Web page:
A “SIGNIFICANT” step forward has been made by campaigners calling for the medicinal use of cannabis to be allowed in Scotland.
A summit in Edinburgh has agreed to start the process of setting up an All Party Parliamentary Group to work with drug experts with a view to making medicinal cannabis legal.
The aim is to introduce a pilot scheme in Scotland.
Campaigner Bernadette McCreadie, 40, who uses cannabis to ease the pain of her fibromyalgia condition, said she had been inundated by pleas from “desperate” people “begging” for help.
“We are now desperately trying to come up with plan to help all these people,” she said.
“Those of us who use cannabis for medicinal purposes are breaking the law. We are running the risk of being arrested and we should not have this hanging over us for the human right of simply staying alive.
“I have tried everything the NHS gave me but it all just made me sicker. This is the only thing that works for me.”
McCreadie, from Glasgow, said those who were opposed to allowing cannabis for medicinal purposes had “no clue” what life was like for people like her.
“They don’t know what we are suffering, and what it is like to wake up to this on a daily basis,” she said. “I wouldn’t wish it on anyone but if they were able to swap with us for just one day they would realise what we go through.”
This week’s summit was hosted by Liberal Democrat MSP Alex Cole-Hamilton. Guest speakers included Steven Rolles of the Transform Drug Policy Foundation and Ron Hogg, Durham Police Crime and Victim’s Commissioner.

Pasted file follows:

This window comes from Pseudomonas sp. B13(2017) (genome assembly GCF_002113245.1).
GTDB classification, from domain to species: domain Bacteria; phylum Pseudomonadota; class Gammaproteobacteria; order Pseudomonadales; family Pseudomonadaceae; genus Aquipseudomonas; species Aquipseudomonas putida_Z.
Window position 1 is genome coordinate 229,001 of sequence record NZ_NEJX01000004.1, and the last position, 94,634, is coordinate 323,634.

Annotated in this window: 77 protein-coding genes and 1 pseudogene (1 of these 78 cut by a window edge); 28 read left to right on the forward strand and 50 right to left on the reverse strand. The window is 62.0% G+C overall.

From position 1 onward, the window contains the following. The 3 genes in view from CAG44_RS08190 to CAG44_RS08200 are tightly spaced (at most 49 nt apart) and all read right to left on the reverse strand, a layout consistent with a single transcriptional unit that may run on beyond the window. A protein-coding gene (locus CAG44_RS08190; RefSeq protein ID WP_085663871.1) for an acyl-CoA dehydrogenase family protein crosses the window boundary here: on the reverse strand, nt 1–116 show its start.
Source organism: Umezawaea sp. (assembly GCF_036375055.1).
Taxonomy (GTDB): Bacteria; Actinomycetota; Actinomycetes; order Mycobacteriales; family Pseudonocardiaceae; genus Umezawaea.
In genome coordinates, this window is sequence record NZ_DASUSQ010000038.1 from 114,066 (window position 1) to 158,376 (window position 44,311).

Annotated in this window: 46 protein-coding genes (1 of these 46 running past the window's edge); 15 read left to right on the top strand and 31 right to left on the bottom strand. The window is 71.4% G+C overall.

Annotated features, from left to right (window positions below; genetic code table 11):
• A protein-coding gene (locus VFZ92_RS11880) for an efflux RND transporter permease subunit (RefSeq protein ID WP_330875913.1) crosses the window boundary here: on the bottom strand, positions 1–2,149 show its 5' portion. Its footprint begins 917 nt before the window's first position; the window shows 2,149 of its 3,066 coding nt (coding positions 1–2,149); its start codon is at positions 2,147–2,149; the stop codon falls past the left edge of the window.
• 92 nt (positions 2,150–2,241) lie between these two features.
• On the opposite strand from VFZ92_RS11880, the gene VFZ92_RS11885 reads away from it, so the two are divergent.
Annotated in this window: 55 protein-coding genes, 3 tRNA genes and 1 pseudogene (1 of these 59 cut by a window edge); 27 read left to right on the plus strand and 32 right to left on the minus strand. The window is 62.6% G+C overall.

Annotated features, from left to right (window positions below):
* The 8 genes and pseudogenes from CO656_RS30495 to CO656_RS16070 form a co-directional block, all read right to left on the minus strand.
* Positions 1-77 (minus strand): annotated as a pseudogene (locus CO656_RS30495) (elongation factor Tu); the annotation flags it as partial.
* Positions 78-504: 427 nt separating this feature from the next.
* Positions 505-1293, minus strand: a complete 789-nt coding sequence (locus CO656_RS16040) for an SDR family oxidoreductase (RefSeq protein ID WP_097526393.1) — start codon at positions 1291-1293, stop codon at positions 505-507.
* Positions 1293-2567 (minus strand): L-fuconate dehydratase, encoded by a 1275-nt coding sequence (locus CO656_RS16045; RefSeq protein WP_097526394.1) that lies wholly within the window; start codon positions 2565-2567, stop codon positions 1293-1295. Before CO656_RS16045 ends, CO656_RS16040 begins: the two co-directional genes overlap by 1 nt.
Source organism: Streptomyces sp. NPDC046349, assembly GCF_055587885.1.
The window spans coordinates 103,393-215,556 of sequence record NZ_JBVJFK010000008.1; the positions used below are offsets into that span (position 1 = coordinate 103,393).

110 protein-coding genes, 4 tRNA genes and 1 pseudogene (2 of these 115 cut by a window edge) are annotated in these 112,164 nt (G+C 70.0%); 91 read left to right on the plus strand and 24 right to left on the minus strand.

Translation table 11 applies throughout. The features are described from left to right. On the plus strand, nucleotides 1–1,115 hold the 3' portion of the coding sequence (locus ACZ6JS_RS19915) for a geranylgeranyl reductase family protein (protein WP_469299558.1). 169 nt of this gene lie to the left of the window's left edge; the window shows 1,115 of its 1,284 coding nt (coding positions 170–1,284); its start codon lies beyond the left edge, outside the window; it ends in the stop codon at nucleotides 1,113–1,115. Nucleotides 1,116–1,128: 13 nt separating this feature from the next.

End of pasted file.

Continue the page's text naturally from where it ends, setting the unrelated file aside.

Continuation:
“Cannabis has shown to have medicinal and therapeutic benefits and therefore should be accessible as a fundamental right under UN and Human Rights law,” Rolles told the summit.
There were also representatives from the Scottish Conservatives, the SNP, the Scottish Green Party, the Liberal Democrats, the Scottish Drug Policy Conversations, Law Enforcement Against Prohibition and the Scottish Industry Cannabis Association.
Delegates at the SNP’s autumn conference last year backed the decriminalisation of cannabis for medicinal use and called on the UK Government to devolve the power to regulate the drug to the Scottish Government.
Cannabis is currently a Class B drug and people in possession of it can be sentenced to up to five years in prison.
Dealers can face up to 14 years.
McCreadie said that using cannabis oil as a salve or tincture helped make her condition more bearable.
However, she told The National that she is angered that the ban means she is forced to buy the substance illegally — a situation which benefits criminals and in which patients can be exploited.
“By buying it off the street you are putting money into the hands of criminals,” she said.
A Scottish Government spokesperson said: “While the treatment and prevention of drug problems is devolved to the Scottish Government, the classification of cannabis for medicinal use would be a matter that is still reserved to the UK Government. We believe power in this area should be transferred so that in future the policy in this area would be for the Scottish Parliament to decide upon.”